Lessons Learned: Management Program for the Plan Preparations Guide

Several years back, I developed one of my first in-depth PHP scripts. The goal was to create a voting mechanism for a set of notes posted online. The vote helped committee members decide on whether specific notes should be removed, moved, or changed. Although the completed solution wasn't perfect, it was an excellent learning experience. So I wanted to share a few things I learned.


The overall management tool was built for two types of users. The majority of work was put towards the administrative side of the program. They needed the ability to select notes from the website database to be voted on, monitor the progress of the voting process, manage who was placed in the various voting groups, etc.

The second part was for the voting groups (aka the committee members). They needed a place to view the notes up for voting, a form to place their vote, and a way to see the outcome of the vote.

Program Overview

Before a note can be added, modified, or removed, it is approved by a series of committee members. The approval process is started by the administrator who logs into their dashboard and chooses an existing note or enters a new one. All of the notes are then listed with a quick overview of how the voting process is going (see Figure 1).

Screenshot showing the task overview
Figure 1. Task Overview

When ready, the administrator uses the management program to notify committee members that a vote is taking place. The members can then log into their dashboard to accept or reject each suggestion and potential provide additional comments (see Figure 2).

Screenshot of the voting form used by the committee members
Figure 2. Committee Voting Form

Each task can be given a soft deadline to let committee members know how long they have to vote. If anyone doesn't respond in the given time frame, the administrator has the option to bypass them (see Figure 3).

Screenshot showing the bypass option
Figure 3. Bypass Option

Once the voting process is complete, the administrator decides the next steps. Tasks can be sent through two additional voting committees, if necessary. Otherwise, the task(s) can be archived along with their corresponding voting information (see Figure 4).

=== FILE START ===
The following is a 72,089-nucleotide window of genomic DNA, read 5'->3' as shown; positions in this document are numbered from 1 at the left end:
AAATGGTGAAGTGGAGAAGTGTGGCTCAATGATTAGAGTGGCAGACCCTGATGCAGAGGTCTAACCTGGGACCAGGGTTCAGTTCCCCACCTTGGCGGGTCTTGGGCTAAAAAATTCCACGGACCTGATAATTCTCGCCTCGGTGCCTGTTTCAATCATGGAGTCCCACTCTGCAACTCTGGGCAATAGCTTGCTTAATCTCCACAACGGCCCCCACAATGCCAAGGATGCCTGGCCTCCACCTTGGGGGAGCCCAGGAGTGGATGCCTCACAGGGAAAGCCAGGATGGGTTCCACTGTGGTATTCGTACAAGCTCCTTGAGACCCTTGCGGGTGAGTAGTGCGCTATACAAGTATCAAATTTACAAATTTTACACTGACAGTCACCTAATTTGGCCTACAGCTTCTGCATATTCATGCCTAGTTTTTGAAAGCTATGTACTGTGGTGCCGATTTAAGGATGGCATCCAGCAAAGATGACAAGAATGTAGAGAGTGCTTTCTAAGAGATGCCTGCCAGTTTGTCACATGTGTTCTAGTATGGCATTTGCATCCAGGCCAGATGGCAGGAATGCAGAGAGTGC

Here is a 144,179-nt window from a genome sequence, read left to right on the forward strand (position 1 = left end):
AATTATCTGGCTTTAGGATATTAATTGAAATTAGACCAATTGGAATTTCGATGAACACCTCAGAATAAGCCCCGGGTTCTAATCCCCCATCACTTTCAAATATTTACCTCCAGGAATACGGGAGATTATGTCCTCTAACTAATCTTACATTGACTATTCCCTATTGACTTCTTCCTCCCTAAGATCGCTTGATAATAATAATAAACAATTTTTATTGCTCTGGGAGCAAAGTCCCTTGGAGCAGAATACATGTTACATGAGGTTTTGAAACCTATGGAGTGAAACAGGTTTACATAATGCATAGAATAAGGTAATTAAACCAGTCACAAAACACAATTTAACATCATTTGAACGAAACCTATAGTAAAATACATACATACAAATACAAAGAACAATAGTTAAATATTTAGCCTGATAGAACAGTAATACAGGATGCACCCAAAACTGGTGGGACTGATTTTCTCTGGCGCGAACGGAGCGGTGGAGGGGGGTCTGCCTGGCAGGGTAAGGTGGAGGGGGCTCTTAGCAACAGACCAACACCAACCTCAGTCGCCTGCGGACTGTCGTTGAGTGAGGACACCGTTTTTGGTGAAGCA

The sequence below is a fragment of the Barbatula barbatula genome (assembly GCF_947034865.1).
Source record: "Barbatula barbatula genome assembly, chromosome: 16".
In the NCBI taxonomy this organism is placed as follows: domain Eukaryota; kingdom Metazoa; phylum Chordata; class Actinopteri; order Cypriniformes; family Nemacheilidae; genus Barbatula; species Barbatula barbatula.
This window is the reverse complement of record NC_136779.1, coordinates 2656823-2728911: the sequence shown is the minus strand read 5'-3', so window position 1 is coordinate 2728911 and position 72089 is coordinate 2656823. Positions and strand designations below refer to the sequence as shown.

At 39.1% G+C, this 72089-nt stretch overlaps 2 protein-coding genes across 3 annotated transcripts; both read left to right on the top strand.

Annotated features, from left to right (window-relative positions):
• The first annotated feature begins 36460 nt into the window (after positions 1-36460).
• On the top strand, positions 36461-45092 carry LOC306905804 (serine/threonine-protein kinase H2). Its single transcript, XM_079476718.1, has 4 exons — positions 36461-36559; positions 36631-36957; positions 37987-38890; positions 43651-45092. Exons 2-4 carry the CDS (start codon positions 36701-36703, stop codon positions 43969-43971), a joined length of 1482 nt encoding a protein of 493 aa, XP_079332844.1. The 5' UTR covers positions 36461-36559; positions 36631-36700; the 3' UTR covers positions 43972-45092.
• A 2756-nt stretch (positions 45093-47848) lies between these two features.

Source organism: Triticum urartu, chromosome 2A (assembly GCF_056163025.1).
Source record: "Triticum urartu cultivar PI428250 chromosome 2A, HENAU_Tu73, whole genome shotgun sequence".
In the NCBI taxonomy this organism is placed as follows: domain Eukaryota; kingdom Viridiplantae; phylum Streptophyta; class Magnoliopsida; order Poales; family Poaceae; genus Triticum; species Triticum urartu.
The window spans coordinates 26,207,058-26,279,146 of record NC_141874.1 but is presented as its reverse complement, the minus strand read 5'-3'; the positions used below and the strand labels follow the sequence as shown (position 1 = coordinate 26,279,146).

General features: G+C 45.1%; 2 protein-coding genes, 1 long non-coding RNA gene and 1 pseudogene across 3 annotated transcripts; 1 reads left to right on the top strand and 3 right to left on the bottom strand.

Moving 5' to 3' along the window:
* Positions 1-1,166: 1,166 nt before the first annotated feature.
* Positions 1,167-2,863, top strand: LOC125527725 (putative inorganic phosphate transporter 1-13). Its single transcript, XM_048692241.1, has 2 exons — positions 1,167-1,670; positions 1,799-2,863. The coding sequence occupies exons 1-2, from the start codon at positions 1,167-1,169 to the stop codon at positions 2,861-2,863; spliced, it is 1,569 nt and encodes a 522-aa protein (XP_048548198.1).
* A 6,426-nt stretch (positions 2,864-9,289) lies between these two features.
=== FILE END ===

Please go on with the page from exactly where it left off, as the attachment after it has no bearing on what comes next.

Screenshot of the form that's used to archive a task
Figure 4. Option to Archive Task

Lessons Learned

One lesson I learned while developing this project is that programs need to be created with change in mind. Anything that can be done to minimize future maintenance will make life simpler.

During the planning stage of the management program, for example, it was mentioned that the size of committee member teams would be fixed. The names of the people could change, but there were only supposed to be a specific number of people voting in each team. So I decided to create two tables. The first table contained the user profiles. The other contained all the details about the tasks along with the resulting votes.

The initial setup worked well for a few years, but as you might guess the number of committee members eventually changed. With every extra member, I needed to add new columns and modify the management program to recognize the new columns.

After manually incorporating a few new committee members, I finally broke down and rebuilt the database. The user-profile table stayed the same and the task table was split into two (see Figure 5).

Database structure after the update
Figure 6. Database Structure After Update

In addition to updating the database, I modified the management program so it automatically created the necessary number of voting entries based on the number of active committee members.


Updating the management program to automatically add voting entries for each active member saved many hours of work. I no longer need to modify the database structure or the program when adding new committee members. A record just needs to be added to the user profile database and the program handles the rest.

The update also allowed me to build a user-management feature for the administrator. Now they can easily see a list of all committee members, remove access, update user profiles, and add new members at their convenience.


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